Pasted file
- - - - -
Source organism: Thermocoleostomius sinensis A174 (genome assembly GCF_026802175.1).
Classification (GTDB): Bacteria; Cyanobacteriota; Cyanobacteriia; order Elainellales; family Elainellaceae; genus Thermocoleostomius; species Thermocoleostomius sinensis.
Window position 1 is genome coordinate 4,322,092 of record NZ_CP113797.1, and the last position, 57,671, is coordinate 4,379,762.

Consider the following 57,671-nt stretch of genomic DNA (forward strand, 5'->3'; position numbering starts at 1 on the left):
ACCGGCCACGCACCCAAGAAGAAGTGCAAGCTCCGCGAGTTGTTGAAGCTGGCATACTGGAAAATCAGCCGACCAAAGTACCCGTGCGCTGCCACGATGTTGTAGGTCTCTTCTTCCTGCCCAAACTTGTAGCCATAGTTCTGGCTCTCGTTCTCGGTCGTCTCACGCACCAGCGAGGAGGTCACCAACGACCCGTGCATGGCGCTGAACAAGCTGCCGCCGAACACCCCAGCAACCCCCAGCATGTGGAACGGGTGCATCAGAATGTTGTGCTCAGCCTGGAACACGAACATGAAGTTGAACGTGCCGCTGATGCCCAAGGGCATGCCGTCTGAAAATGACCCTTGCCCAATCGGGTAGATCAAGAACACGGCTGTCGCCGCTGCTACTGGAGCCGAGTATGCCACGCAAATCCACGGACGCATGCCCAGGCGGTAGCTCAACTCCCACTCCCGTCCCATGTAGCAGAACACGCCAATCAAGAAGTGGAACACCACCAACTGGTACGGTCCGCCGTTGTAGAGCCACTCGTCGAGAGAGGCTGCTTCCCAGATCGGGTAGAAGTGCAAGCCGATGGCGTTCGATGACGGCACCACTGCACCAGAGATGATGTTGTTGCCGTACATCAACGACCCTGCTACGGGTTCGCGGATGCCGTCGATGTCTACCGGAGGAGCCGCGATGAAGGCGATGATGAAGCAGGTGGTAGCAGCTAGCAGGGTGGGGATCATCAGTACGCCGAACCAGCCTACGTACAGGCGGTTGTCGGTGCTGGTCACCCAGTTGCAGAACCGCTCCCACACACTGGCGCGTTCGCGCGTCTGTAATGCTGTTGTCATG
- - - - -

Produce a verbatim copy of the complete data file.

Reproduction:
Source organism: Thermocoleostomius sinensis A174 (genome assembly GCF_026802175.1).
Classification (GTDB): Bacteria; Cyanobacteriota; Cyanobacteriia; order Elainellales; family Elainellaceae; genus Thermocoleostomius; species Thermocoleostomius sinensis.
Window position 1 is genome coordinate 4,322,092 of record NZ_CP113797.1, and the last position, 57,671, is coordinate 4,379,762.

Consider the following 57,671-nt stretch of genomic DNA (forward strand, 5'->3'; position numbering starts at 1 on the left):
ACCGGCCACGCACCCAAGAAGAAGTGCAAGCTCCGCGAGTTGTTGAAGCTGGCATACTGGAAAATCAGCCGACCAAAGTACCCGTGCGCTGCCACGATGTTGTAGGTCTCTTCTTCCTGCCCAAACTTGTAGCCATAGTTCTGGCTCTCGTTCTCGGTCGTCTCACGCACCAGCGAGGAGGTCACCAACGACCCGTGCATGGCGCTGAACAAGCTGCCGCCGAACACCCCAGCAACCCCCAGCATGTGGAACGGGTGCATCAGAATGTTGTGCTCAGCCTGGAACACGAACATGAAGTTGAACGTGCCGCTGATGCCCAAGGGCATGCCGTCTGAAAATGACCCTTGCCCAATCGGGTAGATCAAGAACACGGCTGTCGCCGCTGCTACTGGAGCCGAGTATGCCACGCAAATCCACGGACGCATGCCCAGGCGGTAGCTCAACTCCCACTCCCGTCCCATGTAGCAGAACACGCCAATCAAGAAGTGGAACACCACCAACTGGTACGGTCCGCCGTTGTAGAGCCACTCGTCGAGAGAGGCTGCTTCCCAGATCGGGTAGAAGTGCAAGCCGATGGCGTTCGATGACGGCACCACTGCACCAGAGATGATGTTGTTGCCGTACATCAACGACCCTGCTACGGGTTCGCGGATGCCGTCGATGTCTACCGGAGGAGCCGCGATGAAGGCGATGATGAAGCAGGTGGTAGCAGCTAGCAGGGTGGGGATCATCAGTACGCCGAACCAGCCTACGTACAGGCGGTTGTCGGTGCTGGTCACCCAGTTGCAGAACCGCTCCCACACACTGGCGCGTTCGCGCGTCTGTAATGCTGTTGTCATG